Sold! This Fall, Auctions Abound For Prized JFK And Oswald Items
Throughout November, KERA will mark the 50th anniversary of the John F. Kennedy assassination by taking a closer look at that fateful day, what it meant to the country, how it changed Dallas, and more.
Today, we look at JFK (and Oswald) auctions.
Scores of items that are connected to the Kennedy assassination have been put on the auction block through the years. But this fall is prime time for Kennedy auctions – and the more lucrative items are bringing in lots of money.
Late last month, RR Auction featured many high-profile items for sale, including Lee Harvey Oswald’s gold wedding band and a limousine that transported Kennedy, his wife and others through Fort Worth to Carswell Air Force Base, where they boarded a flight to Dallas on Nov. 22, 1963. The New Hampshire-based auction house said it was the most extensive JFK auction of the year. Here are some examples:
- Oswald's gold wedding band sold for $108,000. RR Auction said the ring sold to a buyer from Texas who wished to remain anonymous. Oswald left the ring in a cup on the dresser on the morning of the assassination, Nov. 22, 1963. After being turned over to the Secret Service, the ring spent decades in the files of a Fort Worth lawyer before being returned to his widow. She agreed to put it up for auction.
- The white 1963 Lincoln Continental used to transport Kennedy to Carswell Air Force Base in Fort Worth sold for $318,000. The limo transported John Kennedy, Jacqueline Kennedy, and Texas governor John Connally from a breakfast and speech at the Hotel Texas ballroom through the streets of Fort Worth to Carswell Air Force Base, where they boarded their flight to Dallas.
- A black Classic 1960Continental Mark V from President Kennedy’s D.C. motor pool scored $210,000. The four-door bulletproof limo features a two-way telephone in the back seat, uncommon for the time. While the body has been restored, the interior remains in its original condition, with beige leather seats and matching carpeting.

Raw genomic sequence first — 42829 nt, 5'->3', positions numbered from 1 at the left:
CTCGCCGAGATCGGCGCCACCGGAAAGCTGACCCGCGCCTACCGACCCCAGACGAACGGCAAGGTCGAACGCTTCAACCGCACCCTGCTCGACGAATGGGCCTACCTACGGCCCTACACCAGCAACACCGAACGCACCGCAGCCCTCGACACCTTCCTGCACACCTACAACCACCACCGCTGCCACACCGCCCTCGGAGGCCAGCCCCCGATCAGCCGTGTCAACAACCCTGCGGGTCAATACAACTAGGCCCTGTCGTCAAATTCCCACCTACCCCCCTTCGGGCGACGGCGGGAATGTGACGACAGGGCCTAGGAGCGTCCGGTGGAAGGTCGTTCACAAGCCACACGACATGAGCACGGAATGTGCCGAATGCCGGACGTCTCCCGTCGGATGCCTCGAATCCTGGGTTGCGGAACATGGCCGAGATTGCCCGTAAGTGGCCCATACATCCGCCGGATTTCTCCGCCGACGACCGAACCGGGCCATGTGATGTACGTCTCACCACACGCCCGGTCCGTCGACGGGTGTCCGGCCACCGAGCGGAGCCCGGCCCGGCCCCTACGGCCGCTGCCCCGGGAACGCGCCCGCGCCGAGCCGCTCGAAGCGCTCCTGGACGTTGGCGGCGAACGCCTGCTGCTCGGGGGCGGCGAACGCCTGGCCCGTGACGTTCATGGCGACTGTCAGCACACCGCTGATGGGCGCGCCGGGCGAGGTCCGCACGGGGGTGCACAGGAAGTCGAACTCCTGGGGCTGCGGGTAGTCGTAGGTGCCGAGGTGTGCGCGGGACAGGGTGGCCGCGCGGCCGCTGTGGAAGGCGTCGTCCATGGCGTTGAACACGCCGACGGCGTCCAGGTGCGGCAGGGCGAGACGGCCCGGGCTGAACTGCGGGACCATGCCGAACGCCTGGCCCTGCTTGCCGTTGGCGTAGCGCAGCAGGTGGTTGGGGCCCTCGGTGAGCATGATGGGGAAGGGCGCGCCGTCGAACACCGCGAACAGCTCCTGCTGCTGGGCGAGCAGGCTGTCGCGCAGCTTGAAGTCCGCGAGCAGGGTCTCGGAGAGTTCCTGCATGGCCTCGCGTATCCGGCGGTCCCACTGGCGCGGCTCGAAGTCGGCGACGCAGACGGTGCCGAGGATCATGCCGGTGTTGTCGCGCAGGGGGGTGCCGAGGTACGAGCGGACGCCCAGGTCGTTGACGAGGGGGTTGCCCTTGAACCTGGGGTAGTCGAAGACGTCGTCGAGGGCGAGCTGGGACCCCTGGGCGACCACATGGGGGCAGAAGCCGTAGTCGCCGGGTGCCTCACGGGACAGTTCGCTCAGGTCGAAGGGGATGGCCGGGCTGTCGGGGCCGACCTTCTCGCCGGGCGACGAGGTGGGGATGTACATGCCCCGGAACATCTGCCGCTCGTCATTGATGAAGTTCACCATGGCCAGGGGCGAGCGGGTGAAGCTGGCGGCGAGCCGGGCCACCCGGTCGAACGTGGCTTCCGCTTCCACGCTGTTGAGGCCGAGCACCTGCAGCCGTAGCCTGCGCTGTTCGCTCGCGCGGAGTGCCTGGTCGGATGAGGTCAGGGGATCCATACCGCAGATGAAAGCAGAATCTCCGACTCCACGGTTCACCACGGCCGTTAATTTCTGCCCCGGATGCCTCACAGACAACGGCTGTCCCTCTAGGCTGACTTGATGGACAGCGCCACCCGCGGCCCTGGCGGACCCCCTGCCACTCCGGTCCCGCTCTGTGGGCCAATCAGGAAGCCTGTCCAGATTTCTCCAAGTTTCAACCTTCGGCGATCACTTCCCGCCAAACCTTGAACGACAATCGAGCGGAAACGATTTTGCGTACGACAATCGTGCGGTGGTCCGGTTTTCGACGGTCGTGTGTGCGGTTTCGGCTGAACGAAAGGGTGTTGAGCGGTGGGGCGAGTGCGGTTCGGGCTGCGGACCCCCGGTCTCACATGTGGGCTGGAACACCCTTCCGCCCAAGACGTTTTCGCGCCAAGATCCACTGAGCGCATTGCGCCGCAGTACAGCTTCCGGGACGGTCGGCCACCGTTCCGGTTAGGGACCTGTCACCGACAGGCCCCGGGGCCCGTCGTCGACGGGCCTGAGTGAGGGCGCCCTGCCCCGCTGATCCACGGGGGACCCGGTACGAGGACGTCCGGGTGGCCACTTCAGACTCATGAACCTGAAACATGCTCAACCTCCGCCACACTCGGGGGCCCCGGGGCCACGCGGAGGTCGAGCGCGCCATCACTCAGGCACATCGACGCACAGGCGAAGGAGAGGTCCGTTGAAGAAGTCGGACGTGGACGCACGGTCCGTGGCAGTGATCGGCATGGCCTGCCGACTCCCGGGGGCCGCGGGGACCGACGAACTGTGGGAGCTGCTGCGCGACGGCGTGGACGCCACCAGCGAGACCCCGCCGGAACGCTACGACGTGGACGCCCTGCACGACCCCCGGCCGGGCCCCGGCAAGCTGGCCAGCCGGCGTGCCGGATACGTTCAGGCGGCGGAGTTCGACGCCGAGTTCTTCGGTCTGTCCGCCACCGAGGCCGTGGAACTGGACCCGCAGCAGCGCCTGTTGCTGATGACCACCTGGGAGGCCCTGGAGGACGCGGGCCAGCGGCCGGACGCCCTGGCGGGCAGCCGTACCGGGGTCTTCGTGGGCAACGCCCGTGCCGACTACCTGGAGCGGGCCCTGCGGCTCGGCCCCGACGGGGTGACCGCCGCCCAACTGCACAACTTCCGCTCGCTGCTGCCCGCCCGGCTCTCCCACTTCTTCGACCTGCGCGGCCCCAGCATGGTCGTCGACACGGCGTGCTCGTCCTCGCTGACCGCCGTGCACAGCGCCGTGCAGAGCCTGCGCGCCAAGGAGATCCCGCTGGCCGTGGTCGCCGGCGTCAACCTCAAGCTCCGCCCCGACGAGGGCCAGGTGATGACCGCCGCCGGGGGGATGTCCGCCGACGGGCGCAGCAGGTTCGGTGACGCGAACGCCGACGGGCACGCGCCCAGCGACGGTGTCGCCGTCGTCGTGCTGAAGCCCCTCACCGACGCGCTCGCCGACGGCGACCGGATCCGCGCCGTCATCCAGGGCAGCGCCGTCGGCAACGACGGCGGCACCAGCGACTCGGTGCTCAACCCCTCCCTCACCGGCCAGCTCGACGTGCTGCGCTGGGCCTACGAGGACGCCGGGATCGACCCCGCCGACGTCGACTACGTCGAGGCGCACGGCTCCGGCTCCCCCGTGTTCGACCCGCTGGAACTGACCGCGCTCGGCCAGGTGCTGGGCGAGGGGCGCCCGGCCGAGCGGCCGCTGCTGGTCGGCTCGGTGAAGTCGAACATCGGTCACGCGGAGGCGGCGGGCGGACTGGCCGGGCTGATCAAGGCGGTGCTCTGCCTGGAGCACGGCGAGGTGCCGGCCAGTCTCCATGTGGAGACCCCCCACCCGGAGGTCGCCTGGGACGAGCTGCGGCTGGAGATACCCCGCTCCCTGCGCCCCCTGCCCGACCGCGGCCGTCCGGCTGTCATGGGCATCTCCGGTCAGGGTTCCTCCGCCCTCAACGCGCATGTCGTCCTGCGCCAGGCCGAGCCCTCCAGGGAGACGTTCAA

Also up for grabs:
- The official mourning flag flown over the White House on Nov. 22 went for $54,000.
- A pair of cream-colored rotary telephones from the presidential suite of the Hotel Texas in Fort Worth, used by the Kennedys the night before they traveled to Dallas, went for $31,200.
On Nov. 23, a day after the 50th anniversary of the assassination, Heritage Auctions in Dallas will auction a rocking chair used by Kennedy in the White House. Other items to be auctioned off include two flags from the Oval Office. The collection was amassed by Dean William Rudoy, a psychologist from New Mexico. He says that since this year marks the 50th anniversary of Kennedy's assassination, it seemed like the right time to sell the items to the next generation of collectors.
Dallas-based Heritage says the chair sat in his White House bedroom. Heritage says that one of Kennedy’s doctors suggested that he use a rocking chair to help ease his back pain. Over the years, he bought or was given about 14 similar chairs to use in several locations, including the Oval Office, on Air Force One and in a hotel suite.
Several of JFK's rocking chairs have appeared on the auction market, and have proven lucrative, Heritage reports. At the 1996 New York Auction of Jacqueline Kennedy's possessions, two Kennedy rockers were sold, one for $442,500, and one for $453,500.
Heritage says that the chair is desirable because it was used by Kennedy in his private White House bedroom.
“[It] gives it a closer personal connection to JFK than many of the other Kennedy rockers,” Heritage states on its website.
Rudoy spoke about Kennedy in a video produced by Heritage:
This was a president who was an idealist and a realist. He was a romantic and a pragmatist. These are not contradictory terms. In a way it’s a coincidence of opposites. He combined all of these things together in his presidency. It was a time of a great awakening and a great spirit. The New Frontier. In that brief period of time, America turned the corner and what we were showing to the world is that we are not only a strong nation, but we are a nation that is generous and we wish to be benevolent.
A look at JFK’s rosary from RR Auction:
A look at the Kennedy Collection of Dean William Rudoy from Heritage Auctions: